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[Blood morphology in inhabitants of Amur Province].

https://arctichealth.org/en/permalink/ahliterature253196
Source
Probl Gematol Pereliv Krovi. 1974 Sep;19(9):52-3
Publication Type
Article
Date
Sep-1974

Blood product ratio in acute traumatic coagulopathy--effect on mortality in a Scandinavian level 1 trauma centre.

https://arctichealth.org/en/permalink/ahliterature138772
Source
Scand J Trauma Resusc Emerg Med. 2010;18:65
Publication Type
Article
Date
2010
Author
Jesper Dirks
Henrik Jørgensen
Carsten H Jensen
Sisse R Ostrowski
Pär I Johansson
Author Affiliation
Department of Anesthesia, Centre of Head and Orthopedics, Copenhagen University Hospital, Blegdamsvej 9, DK-2100 Copenhagen, Denmark. Dirks@dadlnet.dk
Source
Scand J Trauma Resusc Emerg Med. 2010;18:65
Date
2010
Language
English
Publication Type
Article
Keywords
Adult
Aged
Blood Cell Count
Blood Coagulation Disorders - blood - etiology - therapy
Blood Component Transfusion - methods
Denmark
Female
Humans
Male
Middle Aged
Outcome and Process Assessment (Health Care)
Retrospective Studies
Survival Analysis
Trauma Centers
Trauma Severity Indices
Wounds and Injuries - blood - therapy
Abstract
Trauma is the leading cause of loss of life expectancy worldwide. In the most seriously injured patients, coagulopathy is often present on admission. Therefore, transfusion strategies to increase the ratio of plasma (FFP) and platelets (PLT) to red blood cells (RBC), simulating whole blood, have been introduced. Several studies report that higher ratios improve survival in massively bleeding patients. Here, the aim was to investigate the potential effect of increased FFP and PLT to RBC on mortality in trauma patients.
In a retrospective before and after study, all trauma patients primarily admitted to a level-one Trauma Centre, receiving blood transfusion, in 2001-3 (n = 97) and 2005-7 (n = 156), were included. In 2001-3, FFP and PLT were administered in accordance with the American Society of Anesthesiologists (ASA) guidelines whereas in 2005-7, Hemostatic Control Resuscitation (HCR) entailing pre-emptive use of FFP and PLT in transfusion packages during uncontrolled haemorrhage and thereafter guided by thrombelastograph (TEG) analysis was employed. The effect of transfusion therapy and coagulopathy on mortality was investigated.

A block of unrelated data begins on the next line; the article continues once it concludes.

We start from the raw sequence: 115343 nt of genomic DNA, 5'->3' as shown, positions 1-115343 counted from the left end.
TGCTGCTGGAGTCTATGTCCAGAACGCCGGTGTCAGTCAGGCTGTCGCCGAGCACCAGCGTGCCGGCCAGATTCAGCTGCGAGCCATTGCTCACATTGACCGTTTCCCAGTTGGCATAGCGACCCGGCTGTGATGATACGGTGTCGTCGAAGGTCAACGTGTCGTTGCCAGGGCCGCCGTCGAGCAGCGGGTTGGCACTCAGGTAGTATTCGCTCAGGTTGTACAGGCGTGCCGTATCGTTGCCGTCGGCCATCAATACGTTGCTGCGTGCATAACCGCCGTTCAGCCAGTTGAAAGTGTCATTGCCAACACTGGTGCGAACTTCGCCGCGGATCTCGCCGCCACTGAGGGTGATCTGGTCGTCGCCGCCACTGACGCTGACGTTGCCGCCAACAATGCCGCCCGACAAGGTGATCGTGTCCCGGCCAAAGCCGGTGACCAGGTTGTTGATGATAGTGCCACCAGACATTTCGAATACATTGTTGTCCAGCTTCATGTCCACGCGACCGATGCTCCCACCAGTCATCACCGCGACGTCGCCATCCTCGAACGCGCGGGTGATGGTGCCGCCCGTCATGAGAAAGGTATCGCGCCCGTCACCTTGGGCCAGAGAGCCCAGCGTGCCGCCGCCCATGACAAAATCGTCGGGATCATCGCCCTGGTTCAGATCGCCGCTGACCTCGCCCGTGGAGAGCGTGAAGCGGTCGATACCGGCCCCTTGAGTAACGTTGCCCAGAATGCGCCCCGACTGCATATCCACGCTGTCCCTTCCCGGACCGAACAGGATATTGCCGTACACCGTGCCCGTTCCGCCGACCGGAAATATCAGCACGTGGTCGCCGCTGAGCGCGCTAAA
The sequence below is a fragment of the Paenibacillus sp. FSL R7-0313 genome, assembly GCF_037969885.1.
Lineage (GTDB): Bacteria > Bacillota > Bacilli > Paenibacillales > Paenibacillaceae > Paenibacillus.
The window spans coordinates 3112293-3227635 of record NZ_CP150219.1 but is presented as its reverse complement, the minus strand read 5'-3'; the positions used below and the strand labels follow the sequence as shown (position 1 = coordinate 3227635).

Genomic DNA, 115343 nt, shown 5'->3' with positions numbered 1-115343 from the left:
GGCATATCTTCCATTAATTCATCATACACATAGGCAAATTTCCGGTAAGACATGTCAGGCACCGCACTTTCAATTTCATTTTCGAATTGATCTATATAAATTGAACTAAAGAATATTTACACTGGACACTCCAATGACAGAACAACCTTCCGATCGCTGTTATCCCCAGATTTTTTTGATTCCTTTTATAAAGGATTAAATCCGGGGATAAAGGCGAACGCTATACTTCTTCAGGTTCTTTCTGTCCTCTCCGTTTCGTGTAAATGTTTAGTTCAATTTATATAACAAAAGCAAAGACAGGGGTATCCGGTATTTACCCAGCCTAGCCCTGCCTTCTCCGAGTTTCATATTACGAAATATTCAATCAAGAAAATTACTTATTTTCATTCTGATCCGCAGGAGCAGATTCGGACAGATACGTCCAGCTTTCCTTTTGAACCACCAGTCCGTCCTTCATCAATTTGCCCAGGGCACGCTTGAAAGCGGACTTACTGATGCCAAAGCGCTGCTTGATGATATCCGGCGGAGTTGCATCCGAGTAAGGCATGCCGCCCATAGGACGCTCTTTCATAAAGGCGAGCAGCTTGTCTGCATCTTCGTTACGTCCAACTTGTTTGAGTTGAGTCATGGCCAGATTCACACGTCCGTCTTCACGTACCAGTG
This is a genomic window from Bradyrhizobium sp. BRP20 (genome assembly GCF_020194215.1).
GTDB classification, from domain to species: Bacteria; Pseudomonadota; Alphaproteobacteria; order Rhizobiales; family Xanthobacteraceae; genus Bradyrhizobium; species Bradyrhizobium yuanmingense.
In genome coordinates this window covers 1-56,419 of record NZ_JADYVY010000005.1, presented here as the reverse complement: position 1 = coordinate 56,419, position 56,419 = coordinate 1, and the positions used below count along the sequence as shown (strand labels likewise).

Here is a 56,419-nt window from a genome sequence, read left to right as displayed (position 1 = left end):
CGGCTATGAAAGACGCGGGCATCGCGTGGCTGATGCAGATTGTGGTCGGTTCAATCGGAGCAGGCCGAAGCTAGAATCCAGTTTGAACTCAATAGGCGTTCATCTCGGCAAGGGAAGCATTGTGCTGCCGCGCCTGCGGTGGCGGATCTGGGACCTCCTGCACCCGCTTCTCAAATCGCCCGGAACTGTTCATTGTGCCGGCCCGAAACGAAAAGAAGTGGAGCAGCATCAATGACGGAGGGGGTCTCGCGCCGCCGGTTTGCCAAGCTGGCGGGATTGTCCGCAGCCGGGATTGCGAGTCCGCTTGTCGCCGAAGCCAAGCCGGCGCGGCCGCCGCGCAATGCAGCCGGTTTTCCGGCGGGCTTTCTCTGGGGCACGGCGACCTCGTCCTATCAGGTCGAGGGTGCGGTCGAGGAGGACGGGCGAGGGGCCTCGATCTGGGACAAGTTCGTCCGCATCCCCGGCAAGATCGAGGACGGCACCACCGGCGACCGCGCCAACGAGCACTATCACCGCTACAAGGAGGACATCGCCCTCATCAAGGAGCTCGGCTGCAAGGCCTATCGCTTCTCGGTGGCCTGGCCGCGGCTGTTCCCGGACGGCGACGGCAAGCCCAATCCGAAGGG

Patients included in the early and late period had comparable demography, injury severity score (ISS), admission hematology and coagulopathy (27% vs. 34% had APTT above normal). There was a significant change in blood transfusion practice with shorter time interval from admission to first transfusion (median time 3 min vs.28 min in massive bleeders, p
Notes
Cites: Crit Care Med. 2006 Jan;34(1):15-2116374151
Cites: Transfusion. 2006 May;46(5):685-616686833
Cites: Transfusion. 2007 Apr;47(4):593-817381616
Cites: Curr Opin Crit Care. 2007 Dec;13(6):680-517975390
Cites: J Trauma. 2007 Oct;63(4):805-1318090009
Cites: Transfus Apher Sci. 2008 Aug;39(1):3-818583193
Cites: Vox Sang. 2008 Aug;95(2):112-918557827
Cites: Ann Surg. 2008 Sep;248(3):447-5818791365
Cites: Ann Surg. 2008 Oct;248(4):578-8418936570
Cites: J Trauma. 2009 Jan;66(1):41-8; discussion 48-919131804
Cites: Vox Sang. 2009 Feb;96(2):111-819152603
Cites: Injury. 2009 Jan;40(1):11-2019135193
Cites: Acta Anaesthesiol Scand. 2009 Apr;53(4):515-2119317866
Cites: J Am Coll Surg. 2009 Aug;209(2):198-20519632596
Cites: J Trauma. 2009 Nov;67(5):1004-1219901661
Cites: Biologicals. 2010 Jan;38(1):72-720074980